The Chorus of foreign serving women does little to comfort her. Indeed, these women know that Orestes really is not dead. Instead, they ask Cilissa if Clytaemnestra told her to bring Aegisthus' bodyguards when she brought him to hear the travellers' news. Confused, Cilissa replies that yes, she was asked to bring Aegisthus and his bodyguards. In response the Chorus tells her to ignore this request and ask for Aegisthus to come alone as quickly as possible, urging her to act as if nothing was wrong. Cilissa is very confused now, wondering why these women are not saddened by Orestes' death as is she, asking, "But you are happy over what I have told you?" since the Chorus shows no remorse. Cilissa states that there is no hope left for any of them, since Orestes is now dead, but the Chorus speaks back ambiguously that he is not yet dead. Cilissa becomes even more confused, asking for more details about what this means. The women merely urge her to bring back Aegisthus alone and have faith in whatever plans the gods above have in store for all of them. These words spoken, Cilissa agrees, hiding her curiosity with a vow that god will guide them all. She goes and get King Aegisthus.
These serving women remain behind, invoking now the name of Zeus. They state that if Zeus aids Orestes in destroying these wicked people that now control the kingship in Argos, then Orestes will repay Zeus three times more than the effort Zeus would need to protect Orestes. The women compare Orestes to a young horse, harnessed to a "chariot of suffering" because he has been forced into exile and is deprived of the throne that is rightfully his, asking Zeus to make sure that his chariot wins this race and succeeds in his task of revenge. They recall the death of Agamemnon again, stating the justice must be served for this crime. They ask for Zeus to let the entire royal house of Argos to be able to see "daylight/and liberty" after so many years of living in darkness. The Chorus asks for Hermes, messenger of the dead to help Orestes, perhaps by bringing up support from his dead father. There is a great appeal that this task of revenge will be a success. It is made clear that they have all suffered for far too long.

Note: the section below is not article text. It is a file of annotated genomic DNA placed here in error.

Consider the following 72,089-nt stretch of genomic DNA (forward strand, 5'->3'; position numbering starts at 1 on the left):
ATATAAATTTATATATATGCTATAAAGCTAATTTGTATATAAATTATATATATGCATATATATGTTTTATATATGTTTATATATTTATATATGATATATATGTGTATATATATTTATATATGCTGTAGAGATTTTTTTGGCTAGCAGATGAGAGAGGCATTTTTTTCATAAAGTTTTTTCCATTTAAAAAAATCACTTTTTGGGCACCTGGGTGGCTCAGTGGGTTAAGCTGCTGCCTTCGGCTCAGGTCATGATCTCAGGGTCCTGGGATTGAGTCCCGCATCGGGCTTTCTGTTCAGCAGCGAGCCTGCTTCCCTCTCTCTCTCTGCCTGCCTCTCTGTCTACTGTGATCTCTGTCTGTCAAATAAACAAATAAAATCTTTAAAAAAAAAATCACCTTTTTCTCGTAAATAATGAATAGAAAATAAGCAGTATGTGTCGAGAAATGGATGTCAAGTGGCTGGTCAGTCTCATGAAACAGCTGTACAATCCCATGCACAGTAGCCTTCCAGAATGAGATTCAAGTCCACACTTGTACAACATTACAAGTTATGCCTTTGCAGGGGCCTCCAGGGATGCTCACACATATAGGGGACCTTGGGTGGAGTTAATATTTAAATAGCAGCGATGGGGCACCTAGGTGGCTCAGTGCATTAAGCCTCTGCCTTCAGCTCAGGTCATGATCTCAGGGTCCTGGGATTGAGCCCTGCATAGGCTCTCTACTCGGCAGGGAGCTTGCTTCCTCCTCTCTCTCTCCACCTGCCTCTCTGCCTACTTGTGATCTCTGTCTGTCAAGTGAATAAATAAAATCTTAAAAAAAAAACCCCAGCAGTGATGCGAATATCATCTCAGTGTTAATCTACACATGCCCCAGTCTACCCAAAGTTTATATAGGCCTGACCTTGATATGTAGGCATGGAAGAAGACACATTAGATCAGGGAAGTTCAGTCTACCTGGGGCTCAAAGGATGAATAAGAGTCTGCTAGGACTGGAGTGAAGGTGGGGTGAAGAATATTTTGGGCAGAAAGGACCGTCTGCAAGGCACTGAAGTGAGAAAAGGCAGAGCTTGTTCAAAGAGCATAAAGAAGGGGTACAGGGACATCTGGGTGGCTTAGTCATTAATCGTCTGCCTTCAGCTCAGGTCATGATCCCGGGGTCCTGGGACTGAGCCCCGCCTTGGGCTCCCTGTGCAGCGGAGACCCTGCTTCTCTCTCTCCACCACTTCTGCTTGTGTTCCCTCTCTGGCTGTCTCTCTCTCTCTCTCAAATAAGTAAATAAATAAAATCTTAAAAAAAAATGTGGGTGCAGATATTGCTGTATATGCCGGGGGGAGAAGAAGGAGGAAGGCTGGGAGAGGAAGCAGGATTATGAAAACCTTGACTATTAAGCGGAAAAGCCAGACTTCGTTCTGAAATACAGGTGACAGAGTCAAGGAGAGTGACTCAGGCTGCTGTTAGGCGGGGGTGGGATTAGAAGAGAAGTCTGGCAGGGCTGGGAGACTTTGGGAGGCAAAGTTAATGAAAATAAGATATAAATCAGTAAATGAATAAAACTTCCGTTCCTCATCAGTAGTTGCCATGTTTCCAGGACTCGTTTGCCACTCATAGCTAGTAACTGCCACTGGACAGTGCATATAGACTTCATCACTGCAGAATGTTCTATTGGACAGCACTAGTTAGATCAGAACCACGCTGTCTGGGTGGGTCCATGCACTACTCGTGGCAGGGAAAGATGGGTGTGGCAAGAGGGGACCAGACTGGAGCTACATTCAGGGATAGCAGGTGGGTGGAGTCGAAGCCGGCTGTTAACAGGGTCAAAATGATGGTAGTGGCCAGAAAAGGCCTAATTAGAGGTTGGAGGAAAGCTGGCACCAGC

Another reference is also made to them being like lost wayfarers, tossed about by vicious storms; in an earlier reference these storms pushed the ships around in circles, hindering their progress. Now, the women state that once this act of revenge is completed, "Then at last we shall sing/for deliverance of the house/the woman's song that sets the wind/fair, no thin drawn and grief/struck wail, but this: 'The ship sails fair.'/My way, mine, the advantage piles here, with wreck/and ruin far from those I love./Be not fear struck when your turn comes in the action/but with a great cry Father/when she cries Child to you/go on through with the innocent murder" Line 819-830. The women believe that this act of murder will cause their metaphorical "ship" that is the royal house of Atreus to suddenly have sunny skies to sail under. Everything will be made right once Aegisthus and Clytaemnestra are slain. Anticipating that Clytaemnestra will protest, the Chorus advises Orestes to think only of his duty to avenge his father Agamemnon. They call this act of murder "innocent," since it is his duty to avenge the murder of his father. Finally, they urge him to make a bloody mess inside of the palace as he hacks away at Aegisthus and his mother, asking him to release all of his pent up anger against them and "wipe out the man stained with murder."